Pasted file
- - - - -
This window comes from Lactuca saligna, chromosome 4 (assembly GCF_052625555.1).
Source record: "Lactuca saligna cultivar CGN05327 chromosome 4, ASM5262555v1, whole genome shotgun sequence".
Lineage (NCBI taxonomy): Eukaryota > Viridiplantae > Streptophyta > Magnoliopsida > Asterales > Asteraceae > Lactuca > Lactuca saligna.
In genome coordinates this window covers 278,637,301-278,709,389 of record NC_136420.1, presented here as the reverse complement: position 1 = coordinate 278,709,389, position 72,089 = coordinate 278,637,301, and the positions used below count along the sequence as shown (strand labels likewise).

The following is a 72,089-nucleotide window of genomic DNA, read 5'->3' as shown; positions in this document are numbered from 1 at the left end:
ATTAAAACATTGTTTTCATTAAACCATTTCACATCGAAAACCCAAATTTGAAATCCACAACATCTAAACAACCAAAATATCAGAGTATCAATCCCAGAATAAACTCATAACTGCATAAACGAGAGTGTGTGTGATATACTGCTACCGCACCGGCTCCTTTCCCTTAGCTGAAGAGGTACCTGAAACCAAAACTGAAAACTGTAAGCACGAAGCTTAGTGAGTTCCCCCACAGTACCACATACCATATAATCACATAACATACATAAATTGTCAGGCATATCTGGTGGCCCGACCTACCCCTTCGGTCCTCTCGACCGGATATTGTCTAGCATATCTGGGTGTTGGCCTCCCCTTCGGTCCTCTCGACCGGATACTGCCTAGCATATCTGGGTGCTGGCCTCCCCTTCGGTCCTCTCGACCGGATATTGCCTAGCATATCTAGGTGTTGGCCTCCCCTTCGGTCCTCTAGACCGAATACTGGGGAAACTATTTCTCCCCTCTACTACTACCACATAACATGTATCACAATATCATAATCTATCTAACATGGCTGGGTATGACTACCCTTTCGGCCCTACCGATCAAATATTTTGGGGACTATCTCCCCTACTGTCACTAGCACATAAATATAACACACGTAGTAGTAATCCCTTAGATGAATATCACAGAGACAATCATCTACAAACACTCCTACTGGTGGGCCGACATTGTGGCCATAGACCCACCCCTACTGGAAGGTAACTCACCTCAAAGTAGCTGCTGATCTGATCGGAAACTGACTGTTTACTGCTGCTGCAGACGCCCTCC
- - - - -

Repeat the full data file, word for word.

This window comes from Lactuca saligna, chromosome 4 (assembly GCF_052625555.1).
Source record: "Lactuca saligna cultivar CGN05327 chromosome 4, ASM5262555v1, whole genome shotgun sequence".
Lineage (NCBI taxonomy): Eukaryota > Viridiplantae > Streptophyta > Magnoliopsida > Asterales > Asteraceae > Lactuca > Lactuca saligna.
In genome coordinates this window covers 278,637,301-278,709,389 of record NC_136420.1, presented here as the reverse complement: position 1 = coordinate 278,709,389, position 72,089 = coordinate 278,637,301, and the positions used below count along the sequence as shown (strand labels likewise).

The following is a 72,089-nucleotide window of genomic DNA, read 5'->3' as shown; positions in this document are numbered from 1 at the left end:
ATTAAAACATTGTTTTCATTAAACCATTTCACATCGAAAACCCAAATTTGAAATCCACAACATCTAAACAACCAAAATATCAGAGTATCAATCCCAGAATAAACTCATAACTGCATAAACGAGAGTGTGTGTGATATACTGCTACCGCACCGGCTCCTTTCCCTTAGCTGAAGAGGTACCTGAAACCAAAACTGAAAACTGTAAGCACGAAGCTTAGTGAGTTCCCCCACAGTACCACATACCATATAATCACATAACATACATAAATTGTCAGGCATATCTGGTGGCCCGACCTACCCCTTCGGTCCTCTCGACCGGATATTGTCTAGCATATCTGGGTGTTGGCCTCCCCTTCGGTCCTCTCGACCGGATACTGCCTAGCATATCTGGGTGCTGGCCTCCCCTTCGGTCCTCTCGACCGGATATTGCCTAGCATATCTAGGTGTTGGCCTCCCCTTCGGTCCTCTAGACCGAATACTGGGGAAACTATTTCTCCCCTCTACTACTACCACATAACATGTATCACAATATCATAATCTATCTAACATGGCTGGGTATGACTACCCTTTCGGCCCTACCGATCAAATATTTTGGGGACTATCTCCCCTACTGTCACTAGCACATAAATATAACACACGTAGTAGTAATCCCTTAGATGAATATCACAGAGACAATCATCTACAAACACTCCTACTGGTGGGCCGACATTGTGGCCATAGACCCACCCCTACTGGAAGGTAACTCACCTCAAAGTAGCTGCTGATCTGATCGGAAACTGACTGTTTACTGCTGCTGCAGACGCCCTCC